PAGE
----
Recent reports have shown that the NHS accounts for medical negligence compensation have sky-rocketed over the last year. The medical negligence bill has hit a new high of £1 billion in litigation claims for a 12-month period. Recently published figures reveal that claims launched against the NHS by its patients, or family members thereof, have led to the health service forking out a total of £1.2 billion in medical negligence compensation between 2011 and 2012. This colossal figure represents a significant increase in medical negligence payouts from the previous year which stands at around £863 million.
The figures were taken from the NHS Litigation Authority (NHS LA) account sheets which were published late last week. A small portion of the money represents claims of a non-clinical nature, including compensation for incidents such as people tripping on wet floors where no warning sign was present. However, these types of claims account for just £52.4 million of the staggering billion-pound bill and would have been made by staff and visitors in addition to patients.
The NHS LA has stated that the amount of medical negligence compensation being paid out for NHS mistakes has been increasing year on year for some time. In 2009 to 2010 there were 10,726 individual claims, a figure which jumped to 13,000 in the year 2010 to 2011. However, the number of individual claims has not increased significantly in 2011 to 2012, going up to just 13,761, a relatively minor increase which belies the massive jump in the total amount compensation paid out. Tom Fothergill, who is the Director of Finance at NHS LA said that they had been able to close more medical negligence claims than ever before but also that the effect of this sharp increase in medical negligence claims has made things difficult in recent years.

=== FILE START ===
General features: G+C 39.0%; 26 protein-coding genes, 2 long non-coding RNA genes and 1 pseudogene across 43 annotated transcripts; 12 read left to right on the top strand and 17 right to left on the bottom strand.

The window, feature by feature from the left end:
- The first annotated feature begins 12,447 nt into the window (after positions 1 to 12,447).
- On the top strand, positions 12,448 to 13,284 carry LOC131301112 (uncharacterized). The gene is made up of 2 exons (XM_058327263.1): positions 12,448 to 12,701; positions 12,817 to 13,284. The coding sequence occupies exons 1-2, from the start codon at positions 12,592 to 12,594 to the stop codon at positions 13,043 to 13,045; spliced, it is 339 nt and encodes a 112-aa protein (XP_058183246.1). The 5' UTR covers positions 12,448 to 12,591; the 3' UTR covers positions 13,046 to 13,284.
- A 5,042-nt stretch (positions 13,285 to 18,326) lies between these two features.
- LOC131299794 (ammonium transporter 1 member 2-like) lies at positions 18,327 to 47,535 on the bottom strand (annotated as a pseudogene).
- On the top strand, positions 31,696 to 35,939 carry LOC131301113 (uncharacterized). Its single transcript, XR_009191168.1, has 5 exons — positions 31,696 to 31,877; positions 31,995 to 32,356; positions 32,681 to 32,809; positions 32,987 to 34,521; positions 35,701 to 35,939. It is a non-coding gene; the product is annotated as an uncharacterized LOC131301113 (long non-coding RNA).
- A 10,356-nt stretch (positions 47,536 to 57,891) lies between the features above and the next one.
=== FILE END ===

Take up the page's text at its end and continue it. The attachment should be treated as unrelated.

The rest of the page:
Christine Tompkins, who is the Chief Executive of the Medical Defence Union (MDU) has called for urgent legal reforms to address the huge medical negligence compensation bill. The call for this reform comes at a time when the UK legal system is already under close scrutiny from the personal injury perspective with considerable investigations under way by organisations such as the Law Society and the Transport Committee. Tompkins pointed out that many other countries, including Australia and the US were forced to tackle the problem of colossally high medical compensation bills when it was too late and that the UK should not delay any longer to allow a similar situation to occur. The reform will, no doubt, be added to the extensive list of parameters which must be assessed before we see the changes to the UK’s legal system implemented in Q2 next year.